Famous Bengali poet Jibonananda Das in one of his poems expressed his desire to return to the bank of Dhanshiri river for its beauty and attraction, but if that happens, he might not get the chance of standing on its bank, thanks to the mindless grabbing of the river.
Local people alleged that the grabbers have been able to successfully kill the river due to lack of proper maintenance by the authorities concerned, affecting the ecology and environment as well as livelihood of local people.
Thousands of people living on both sides of the river are either directly or indirectly dependent on it for various purposes, locals said.
The river was once the lifeblood for agriculture, fisheries and waterway communications in its surrounding areas.
“Fish species are under threat as the river brings huge indigenous fishes to hundreds of canals connected to it,” Deputy Director at Fisheries Department in Jhalakathi Pritish Kumar Mondal said.
“The river is the only route for naval communication between Rajapur upazila and Jhalakathi, and it must remain smooth for easy and safe transportation,” said Mohammad Azmal Huda, deputy director of Bangladesh Inland Water Transport Authority (BIWTA) (route) in Barisal division.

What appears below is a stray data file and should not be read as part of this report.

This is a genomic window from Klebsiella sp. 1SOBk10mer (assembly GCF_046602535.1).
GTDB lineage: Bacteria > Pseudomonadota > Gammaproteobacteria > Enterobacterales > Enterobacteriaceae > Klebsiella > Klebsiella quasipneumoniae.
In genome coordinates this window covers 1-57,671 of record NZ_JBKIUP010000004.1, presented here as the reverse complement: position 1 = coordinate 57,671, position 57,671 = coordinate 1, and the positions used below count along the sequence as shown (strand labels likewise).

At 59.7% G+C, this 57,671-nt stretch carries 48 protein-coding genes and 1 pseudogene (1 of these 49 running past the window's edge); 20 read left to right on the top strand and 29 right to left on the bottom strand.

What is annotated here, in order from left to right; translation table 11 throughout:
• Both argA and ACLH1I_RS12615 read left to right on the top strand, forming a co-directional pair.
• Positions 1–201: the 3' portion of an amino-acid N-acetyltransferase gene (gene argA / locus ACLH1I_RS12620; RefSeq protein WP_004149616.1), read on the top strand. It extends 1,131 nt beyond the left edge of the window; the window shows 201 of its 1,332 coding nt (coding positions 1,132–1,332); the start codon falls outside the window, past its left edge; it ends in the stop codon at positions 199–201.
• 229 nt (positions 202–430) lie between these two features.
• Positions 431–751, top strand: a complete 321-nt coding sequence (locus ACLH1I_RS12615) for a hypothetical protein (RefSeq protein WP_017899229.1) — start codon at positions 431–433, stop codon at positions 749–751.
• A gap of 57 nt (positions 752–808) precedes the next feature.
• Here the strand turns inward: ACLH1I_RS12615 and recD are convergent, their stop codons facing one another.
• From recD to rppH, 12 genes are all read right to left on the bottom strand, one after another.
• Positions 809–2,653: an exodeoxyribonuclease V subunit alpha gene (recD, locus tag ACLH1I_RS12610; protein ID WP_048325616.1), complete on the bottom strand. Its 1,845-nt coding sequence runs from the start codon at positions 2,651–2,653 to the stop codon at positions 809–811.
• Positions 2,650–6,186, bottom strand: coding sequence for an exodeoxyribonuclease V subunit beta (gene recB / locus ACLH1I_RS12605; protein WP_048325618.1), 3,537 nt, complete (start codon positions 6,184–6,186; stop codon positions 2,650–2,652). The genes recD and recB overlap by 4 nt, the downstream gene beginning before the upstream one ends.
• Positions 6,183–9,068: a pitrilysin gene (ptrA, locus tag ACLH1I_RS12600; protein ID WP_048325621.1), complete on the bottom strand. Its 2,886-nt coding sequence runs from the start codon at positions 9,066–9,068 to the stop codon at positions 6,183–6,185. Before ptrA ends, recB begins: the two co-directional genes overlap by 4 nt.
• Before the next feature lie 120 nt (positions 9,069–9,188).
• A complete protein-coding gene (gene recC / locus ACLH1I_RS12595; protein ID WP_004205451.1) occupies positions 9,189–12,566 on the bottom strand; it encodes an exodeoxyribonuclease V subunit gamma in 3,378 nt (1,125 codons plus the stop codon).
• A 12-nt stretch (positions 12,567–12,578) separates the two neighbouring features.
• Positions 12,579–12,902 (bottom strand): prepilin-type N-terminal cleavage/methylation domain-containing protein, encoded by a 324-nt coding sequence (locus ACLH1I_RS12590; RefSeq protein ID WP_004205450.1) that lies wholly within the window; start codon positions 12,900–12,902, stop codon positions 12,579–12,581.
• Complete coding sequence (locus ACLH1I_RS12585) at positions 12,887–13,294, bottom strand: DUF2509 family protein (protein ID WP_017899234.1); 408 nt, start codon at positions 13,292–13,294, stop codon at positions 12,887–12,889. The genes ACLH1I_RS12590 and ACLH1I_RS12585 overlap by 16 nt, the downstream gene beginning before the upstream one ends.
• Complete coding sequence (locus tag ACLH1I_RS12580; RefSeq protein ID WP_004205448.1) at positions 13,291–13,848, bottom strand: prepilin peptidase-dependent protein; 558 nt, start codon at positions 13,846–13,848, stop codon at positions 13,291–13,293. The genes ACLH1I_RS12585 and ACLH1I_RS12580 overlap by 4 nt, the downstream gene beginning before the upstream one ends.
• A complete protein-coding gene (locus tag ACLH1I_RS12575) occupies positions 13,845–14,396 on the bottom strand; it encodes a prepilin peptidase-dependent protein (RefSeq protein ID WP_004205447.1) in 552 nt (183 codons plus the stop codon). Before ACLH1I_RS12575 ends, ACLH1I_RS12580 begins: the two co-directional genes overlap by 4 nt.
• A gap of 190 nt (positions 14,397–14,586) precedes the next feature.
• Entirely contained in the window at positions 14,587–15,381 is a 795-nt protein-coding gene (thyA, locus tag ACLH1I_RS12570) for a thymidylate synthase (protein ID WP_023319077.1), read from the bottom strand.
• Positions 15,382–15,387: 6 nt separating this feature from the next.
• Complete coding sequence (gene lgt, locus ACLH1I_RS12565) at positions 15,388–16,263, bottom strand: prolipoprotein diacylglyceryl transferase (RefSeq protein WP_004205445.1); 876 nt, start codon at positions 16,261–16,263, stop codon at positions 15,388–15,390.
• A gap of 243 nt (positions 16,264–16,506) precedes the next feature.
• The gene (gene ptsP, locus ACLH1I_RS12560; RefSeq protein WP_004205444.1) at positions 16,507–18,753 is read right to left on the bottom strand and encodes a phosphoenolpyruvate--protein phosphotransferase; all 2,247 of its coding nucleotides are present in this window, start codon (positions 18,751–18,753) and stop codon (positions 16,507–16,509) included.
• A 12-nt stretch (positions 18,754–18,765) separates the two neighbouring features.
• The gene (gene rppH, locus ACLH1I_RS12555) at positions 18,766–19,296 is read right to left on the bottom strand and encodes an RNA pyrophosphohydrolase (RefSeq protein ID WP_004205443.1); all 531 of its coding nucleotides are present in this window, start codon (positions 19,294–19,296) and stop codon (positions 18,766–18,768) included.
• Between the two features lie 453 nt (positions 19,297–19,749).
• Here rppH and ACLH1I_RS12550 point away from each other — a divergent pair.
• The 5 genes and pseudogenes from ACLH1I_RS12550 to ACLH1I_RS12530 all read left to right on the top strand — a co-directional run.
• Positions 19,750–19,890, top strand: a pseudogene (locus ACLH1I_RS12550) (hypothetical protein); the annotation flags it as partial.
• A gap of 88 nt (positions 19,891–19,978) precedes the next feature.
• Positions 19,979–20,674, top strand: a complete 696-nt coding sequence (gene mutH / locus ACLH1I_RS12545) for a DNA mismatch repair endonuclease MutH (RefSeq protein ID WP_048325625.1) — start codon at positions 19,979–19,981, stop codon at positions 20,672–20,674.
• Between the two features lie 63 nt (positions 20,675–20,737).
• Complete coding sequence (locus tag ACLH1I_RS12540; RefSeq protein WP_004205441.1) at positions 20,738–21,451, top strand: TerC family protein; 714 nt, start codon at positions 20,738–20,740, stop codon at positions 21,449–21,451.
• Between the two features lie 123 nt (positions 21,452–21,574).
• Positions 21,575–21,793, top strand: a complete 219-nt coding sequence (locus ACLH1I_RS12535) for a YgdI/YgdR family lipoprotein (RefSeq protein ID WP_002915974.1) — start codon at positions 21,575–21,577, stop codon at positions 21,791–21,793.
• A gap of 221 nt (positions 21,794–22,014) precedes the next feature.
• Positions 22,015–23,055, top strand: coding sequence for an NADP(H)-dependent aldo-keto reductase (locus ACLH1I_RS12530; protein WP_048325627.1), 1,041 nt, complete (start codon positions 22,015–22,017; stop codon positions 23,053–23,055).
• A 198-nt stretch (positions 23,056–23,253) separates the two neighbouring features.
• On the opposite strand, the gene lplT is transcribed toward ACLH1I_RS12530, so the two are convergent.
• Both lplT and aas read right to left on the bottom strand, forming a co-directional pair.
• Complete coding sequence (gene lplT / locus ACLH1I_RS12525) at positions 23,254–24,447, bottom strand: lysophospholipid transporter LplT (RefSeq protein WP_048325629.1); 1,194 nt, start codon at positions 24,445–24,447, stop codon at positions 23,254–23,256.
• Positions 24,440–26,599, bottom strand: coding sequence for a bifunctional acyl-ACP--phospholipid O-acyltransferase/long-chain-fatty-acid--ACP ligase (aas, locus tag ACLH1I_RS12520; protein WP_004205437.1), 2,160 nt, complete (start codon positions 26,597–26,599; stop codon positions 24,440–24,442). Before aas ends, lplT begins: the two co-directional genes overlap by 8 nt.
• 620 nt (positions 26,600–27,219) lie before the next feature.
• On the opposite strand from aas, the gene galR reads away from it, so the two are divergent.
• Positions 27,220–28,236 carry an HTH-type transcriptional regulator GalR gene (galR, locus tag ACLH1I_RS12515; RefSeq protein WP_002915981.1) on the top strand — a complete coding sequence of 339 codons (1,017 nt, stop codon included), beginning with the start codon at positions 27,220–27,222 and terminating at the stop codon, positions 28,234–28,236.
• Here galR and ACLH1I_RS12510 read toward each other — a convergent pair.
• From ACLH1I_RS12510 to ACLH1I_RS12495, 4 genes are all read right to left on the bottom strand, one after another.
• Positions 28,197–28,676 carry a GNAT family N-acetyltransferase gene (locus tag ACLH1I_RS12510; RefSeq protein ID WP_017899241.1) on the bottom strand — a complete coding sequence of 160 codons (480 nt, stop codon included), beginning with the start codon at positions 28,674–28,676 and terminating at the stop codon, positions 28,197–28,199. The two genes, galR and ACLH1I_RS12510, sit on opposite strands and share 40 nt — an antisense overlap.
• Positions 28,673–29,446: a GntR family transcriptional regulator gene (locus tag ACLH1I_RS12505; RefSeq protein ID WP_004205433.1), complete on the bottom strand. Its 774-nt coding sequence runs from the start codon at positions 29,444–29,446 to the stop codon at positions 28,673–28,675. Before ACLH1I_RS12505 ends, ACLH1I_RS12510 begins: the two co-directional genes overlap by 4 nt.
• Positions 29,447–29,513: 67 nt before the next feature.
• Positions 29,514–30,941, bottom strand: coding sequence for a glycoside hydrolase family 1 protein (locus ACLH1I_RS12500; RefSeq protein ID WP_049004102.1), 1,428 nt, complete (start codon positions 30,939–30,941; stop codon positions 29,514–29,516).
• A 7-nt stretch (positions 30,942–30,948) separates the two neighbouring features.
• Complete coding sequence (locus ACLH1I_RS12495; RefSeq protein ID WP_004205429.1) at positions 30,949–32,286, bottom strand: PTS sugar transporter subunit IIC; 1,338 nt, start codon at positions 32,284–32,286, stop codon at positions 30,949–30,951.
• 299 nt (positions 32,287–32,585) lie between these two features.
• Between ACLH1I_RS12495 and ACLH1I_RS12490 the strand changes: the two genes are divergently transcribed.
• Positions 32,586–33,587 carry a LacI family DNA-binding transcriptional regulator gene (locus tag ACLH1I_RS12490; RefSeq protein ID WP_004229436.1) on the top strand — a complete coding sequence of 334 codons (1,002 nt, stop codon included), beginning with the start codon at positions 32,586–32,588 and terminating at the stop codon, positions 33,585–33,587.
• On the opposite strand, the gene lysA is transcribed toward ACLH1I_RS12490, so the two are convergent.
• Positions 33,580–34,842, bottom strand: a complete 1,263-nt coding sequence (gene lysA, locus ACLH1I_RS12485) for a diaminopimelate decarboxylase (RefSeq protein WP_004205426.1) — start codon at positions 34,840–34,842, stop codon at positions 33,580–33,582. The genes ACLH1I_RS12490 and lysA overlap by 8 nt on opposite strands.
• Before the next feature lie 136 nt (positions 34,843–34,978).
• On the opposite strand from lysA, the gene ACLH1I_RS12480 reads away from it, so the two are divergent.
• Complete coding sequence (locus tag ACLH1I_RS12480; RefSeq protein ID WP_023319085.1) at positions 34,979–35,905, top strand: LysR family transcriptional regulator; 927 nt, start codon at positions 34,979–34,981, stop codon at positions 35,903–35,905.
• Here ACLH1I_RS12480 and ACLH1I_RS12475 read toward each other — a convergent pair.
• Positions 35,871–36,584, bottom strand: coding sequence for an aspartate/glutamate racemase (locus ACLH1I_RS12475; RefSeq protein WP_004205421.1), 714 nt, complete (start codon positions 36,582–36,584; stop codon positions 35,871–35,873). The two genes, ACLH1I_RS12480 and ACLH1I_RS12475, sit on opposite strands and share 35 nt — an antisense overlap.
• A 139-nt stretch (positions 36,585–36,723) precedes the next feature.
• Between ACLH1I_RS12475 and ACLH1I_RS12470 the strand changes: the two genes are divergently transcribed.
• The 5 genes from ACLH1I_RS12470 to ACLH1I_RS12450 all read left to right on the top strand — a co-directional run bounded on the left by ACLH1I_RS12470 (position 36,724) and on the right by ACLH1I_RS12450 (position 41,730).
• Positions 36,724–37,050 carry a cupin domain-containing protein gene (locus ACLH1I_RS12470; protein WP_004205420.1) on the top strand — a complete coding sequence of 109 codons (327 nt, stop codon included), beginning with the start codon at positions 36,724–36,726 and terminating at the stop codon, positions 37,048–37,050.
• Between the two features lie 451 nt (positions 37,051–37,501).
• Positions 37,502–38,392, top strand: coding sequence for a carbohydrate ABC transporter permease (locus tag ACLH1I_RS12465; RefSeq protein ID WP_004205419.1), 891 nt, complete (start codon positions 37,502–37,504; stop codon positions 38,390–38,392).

Farmer Akijur Rahman of Indrapasha village in Rajapur said due to the dried up state of the river hundreds of hectares of cropland remain unused for most of the year.
“Farmers cannot cultivate vast tracts of land on both sides of the river due to acute crisis of irrigation water,” DAE Officer in Rajapur Tilak Ghosh said.
Jhalakathi Deputy Director of Department of Agriculture Extension (DAE) Sheikh Abu Bakar Siddik said, “For local farmers the river is the main source of irrigation.”
Establishment of two government housing projects, Guchchhagram (cluster village) in 1988 and Ashrayon in 1999, on the bank of the Dhanshiri in Rajapur upazila is one of the major reasons behind the grabbing of the river, many local farmers alleged, adding that the people living in those housing projects are endlessly grabbing the river land.
Originating from Sugandha river in Jhalakathi Sadar upazila, the 8.6-kilometre-long river falls into the Jangalia river in Rajapur, Water Development Board (WDB) officials said.
“We have submitted a project proposal to the ministry concerned for re-excavation of the river and it may be approved by July this year,” Jhalakathi WDB Executive Engineer Syeed Ahamad Hossain.